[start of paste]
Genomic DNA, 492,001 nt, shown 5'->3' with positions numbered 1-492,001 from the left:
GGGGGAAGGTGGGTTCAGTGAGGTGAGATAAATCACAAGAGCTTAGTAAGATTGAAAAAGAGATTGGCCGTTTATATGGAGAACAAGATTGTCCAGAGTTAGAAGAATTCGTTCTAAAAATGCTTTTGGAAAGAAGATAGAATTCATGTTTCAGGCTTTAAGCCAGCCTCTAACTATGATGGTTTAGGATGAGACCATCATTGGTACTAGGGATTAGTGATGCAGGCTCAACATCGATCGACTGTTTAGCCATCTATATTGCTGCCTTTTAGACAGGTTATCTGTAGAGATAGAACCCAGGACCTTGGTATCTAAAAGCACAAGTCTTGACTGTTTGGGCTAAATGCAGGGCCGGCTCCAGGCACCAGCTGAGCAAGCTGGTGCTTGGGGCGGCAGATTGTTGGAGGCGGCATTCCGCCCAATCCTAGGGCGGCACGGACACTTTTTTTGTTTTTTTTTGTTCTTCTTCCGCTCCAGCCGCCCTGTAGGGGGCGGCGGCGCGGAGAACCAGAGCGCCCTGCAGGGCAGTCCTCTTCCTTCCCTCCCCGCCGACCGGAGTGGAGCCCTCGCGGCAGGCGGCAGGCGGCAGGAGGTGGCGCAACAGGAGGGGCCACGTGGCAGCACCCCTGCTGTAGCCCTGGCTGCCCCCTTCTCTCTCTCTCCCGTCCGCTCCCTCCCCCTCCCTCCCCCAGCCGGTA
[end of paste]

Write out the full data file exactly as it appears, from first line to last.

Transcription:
Genomic DNA, 492,001 nt, shown 5'->3' with positions numbered 1-492,001 from the left:
GGGGGAAGGTGGGTTCAGTGAGGTGAGATAAATCACAAGAGCTTAGTAAGATTGAAAAAGAGATTGGCCGTTTATATGGAGAACAAGATTGTCCAGAGTTAGAAGAATTCGTTCTAAAAATGCTTTTGGAAAGAAGATAGAATTCATGTTTCAGGCTTTAAGCCAGCCTCTAACTATGATGGTTTAGGATGAGACCATCATTGGTACTAGGGATTAGTGATGCAGGCTCAACATCGATCGACTGTTTAGCCATCTATATTGCTGCCTTTTAGACAGGTTATCTGTAGAGATAGAACCCAGGACCTTGGTATCTAAAAGCACAAGTCTTGACTGTTTGGGCTAAATGCAGGGCCGGCTCCAGGCACCAGCTGAGCAAGCTGGTGCTTGGGGCGGCAGATTGTTGGAGGCGGCATTCCGCCCAATCCTAGGGCGGCACGGACACTTTTTTTGTTTTTTTTTGTTCTTCTTCCGCTCCAGCCGCCCTGTAGGGGGCGGCGGCGCGGAGAACCAGAGCGCCCTGCAGGGCAGTCCTCTTCCTTCCCTCCCCGCCGACCGGAGTGGAGCCCTCGCGGCAGGCGGCAGGCGGCAGGAGGTGGCGCAACAGGAGGGGCCACGTGGCAGCACCCCTGCTGTAGCCCTGGCTGCCCCCTTCTCTCTCTCTCCCGTCCGCTCCCTCCCCCTCCCTCCCCCAGCCGGTA